Microsoft has played the best move for its search engine Bing between the popularity of ChatGPT. A leak that was spotted by multiple people on Bing search confirmed that the company is planning a new version of it.

The Windows giant could revolutionize the way of searching on the web as it will integrate OpenAI’s ChatGPT technology in its Bing search engine, and it will be more advance than all other available AI chatbots.

ChatGPT Would Soon Integrate With Microsoft’s Bing

ChatGPT Would Soon Integrate With Microsoft's Bing
Image: Owen Yin

As we all know, Artificial intelligence (AI) tools are currently at their peak, mainly AI chatbots, and multiple companies are developing them as it has attracted millions of users.

But Microsoft is capitalizing on the return on investment by integrating ChatGPT on its unpopular search engine Bing as it earlier funded ChatGPT’s developer company OpenAI.

A Twitter user named Owen Yin was the first to share details on Bing’s new interface, and he also shared a screenshot which you can see above, but then Yin released a complete report regarding it.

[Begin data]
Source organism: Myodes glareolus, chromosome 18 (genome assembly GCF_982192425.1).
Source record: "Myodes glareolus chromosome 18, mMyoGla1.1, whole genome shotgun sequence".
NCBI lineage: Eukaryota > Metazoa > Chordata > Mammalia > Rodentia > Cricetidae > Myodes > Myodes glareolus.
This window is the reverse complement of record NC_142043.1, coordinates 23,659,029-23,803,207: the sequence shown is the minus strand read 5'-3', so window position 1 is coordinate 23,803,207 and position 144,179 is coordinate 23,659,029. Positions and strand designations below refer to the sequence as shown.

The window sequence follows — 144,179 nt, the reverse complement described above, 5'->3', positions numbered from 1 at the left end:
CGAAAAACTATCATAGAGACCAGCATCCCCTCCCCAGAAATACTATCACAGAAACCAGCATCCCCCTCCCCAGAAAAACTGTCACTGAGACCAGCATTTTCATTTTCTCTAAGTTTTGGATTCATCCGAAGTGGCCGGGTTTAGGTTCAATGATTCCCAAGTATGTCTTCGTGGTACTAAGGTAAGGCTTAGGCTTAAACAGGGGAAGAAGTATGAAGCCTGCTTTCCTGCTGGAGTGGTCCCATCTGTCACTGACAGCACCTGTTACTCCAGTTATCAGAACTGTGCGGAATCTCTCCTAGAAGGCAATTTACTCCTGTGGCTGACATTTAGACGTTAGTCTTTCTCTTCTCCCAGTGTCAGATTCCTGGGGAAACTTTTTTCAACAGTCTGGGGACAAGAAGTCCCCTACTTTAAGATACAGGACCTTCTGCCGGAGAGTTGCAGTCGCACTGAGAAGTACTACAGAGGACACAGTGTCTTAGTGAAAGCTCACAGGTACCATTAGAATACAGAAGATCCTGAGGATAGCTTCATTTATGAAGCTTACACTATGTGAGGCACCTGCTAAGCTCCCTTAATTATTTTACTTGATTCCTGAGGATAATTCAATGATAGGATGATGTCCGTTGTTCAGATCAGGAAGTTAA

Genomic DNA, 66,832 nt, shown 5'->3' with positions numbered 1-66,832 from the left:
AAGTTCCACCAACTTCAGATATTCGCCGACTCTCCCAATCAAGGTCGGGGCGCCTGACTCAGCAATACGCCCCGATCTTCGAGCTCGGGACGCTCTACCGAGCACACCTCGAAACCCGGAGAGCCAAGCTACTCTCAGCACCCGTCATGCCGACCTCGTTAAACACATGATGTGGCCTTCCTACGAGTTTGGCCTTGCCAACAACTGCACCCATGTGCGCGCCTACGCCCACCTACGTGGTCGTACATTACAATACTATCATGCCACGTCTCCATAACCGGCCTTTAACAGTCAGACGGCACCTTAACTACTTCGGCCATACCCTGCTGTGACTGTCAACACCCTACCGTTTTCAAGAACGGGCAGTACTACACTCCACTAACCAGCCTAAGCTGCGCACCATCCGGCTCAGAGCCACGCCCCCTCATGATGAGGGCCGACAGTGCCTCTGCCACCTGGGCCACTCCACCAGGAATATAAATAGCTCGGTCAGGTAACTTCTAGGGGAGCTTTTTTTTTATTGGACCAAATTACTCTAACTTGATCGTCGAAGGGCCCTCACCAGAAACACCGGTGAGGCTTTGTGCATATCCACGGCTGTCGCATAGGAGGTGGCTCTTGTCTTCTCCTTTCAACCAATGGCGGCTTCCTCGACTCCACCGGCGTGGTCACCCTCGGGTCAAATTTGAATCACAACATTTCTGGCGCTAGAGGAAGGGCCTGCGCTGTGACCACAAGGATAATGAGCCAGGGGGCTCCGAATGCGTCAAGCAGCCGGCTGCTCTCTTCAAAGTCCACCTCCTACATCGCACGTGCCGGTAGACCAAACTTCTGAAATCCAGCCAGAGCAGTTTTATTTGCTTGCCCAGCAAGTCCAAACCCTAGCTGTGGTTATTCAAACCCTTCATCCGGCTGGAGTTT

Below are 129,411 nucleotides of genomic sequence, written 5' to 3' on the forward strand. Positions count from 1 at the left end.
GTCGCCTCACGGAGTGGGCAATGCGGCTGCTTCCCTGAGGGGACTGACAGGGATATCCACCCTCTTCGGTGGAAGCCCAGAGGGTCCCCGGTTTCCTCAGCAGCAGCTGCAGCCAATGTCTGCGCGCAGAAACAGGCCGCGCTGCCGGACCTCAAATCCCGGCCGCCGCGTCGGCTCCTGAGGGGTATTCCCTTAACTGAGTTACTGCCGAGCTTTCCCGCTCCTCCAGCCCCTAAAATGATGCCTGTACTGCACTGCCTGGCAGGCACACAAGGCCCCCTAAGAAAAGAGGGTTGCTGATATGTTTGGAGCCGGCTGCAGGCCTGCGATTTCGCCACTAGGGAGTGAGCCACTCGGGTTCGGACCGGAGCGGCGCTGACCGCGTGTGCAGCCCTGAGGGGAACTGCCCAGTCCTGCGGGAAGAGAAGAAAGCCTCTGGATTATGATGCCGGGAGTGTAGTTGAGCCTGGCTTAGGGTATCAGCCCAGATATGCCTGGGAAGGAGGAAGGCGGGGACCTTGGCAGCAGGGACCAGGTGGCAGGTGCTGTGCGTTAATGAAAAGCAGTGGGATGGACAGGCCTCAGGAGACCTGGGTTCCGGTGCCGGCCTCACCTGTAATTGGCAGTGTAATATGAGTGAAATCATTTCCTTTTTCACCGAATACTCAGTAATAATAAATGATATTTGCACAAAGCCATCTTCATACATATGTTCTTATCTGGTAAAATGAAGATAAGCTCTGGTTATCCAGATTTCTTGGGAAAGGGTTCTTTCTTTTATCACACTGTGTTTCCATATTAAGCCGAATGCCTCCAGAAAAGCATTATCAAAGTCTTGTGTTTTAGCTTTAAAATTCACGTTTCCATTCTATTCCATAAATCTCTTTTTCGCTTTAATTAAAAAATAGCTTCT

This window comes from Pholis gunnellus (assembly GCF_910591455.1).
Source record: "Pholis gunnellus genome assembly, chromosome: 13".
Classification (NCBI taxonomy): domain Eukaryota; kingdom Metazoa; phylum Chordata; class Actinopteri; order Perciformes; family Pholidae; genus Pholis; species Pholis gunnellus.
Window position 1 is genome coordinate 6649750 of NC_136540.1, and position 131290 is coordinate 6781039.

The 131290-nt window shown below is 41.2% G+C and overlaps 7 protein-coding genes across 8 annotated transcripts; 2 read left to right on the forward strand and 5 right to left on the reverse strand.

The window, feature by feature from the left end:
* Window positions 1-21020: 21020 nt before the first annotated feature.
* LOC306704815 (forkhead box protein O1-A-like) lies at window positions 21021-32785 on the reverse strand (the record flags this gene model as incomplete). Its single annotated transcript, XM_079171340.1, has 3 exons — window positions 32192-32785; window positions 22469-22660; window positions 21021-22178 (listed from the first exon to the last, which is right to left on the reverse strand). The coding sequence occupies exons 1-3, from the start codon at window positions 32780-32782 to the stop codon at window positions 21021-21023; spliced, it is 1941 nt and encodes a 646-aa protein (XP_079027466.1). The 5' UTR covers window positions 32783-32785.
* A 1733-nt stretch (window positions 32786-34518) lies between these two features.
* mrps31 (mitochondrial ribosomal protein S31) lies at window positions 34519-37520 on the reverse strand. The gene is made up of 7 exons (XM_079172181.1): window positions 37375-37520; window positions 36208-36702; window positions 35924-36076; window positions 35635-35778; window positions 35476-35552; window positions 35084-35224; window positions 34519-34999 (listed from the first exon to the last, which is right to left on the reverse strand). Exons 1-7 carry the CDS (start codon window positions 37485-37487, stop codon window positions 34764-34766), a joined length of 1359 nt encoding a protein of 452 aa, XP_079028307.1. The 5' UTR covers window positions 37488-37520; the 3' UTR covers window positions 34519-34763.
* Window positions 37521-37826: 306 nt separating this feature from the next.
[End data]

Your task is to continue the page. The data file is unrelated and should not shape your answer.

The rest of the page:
As you can see in the above screenshot, Microsoft Bing’s main interface will suggest you “Ask Me Anything” in up to 1000 words rather than a search bar, and below, there is also some example of how you can interact with its chatbot.

As I mentioned above, this will be more advanced than ChatGPT because Microsoft will use OpenAI’s GPT-4 language model for the new version of Bing, and its data will not be limited to up to 2021, like ChatGPT.

ChatGPT In Bing

Unlike ChatGPT, it will not only answers your asked questions but instead it will try to answer them in a conversational manner, whose example you can see in the above screenshot.

Also, it will reveal its sources below the chats, which will be better for the user who is interacting with it. Currently, there is no information regarding when Microsoft will release it for everyone.

Separately Google is also rumored to be working on the launch of its own AI chatbot like ChatGPT, which will be powered by Google’s popular language model, LaMDA.


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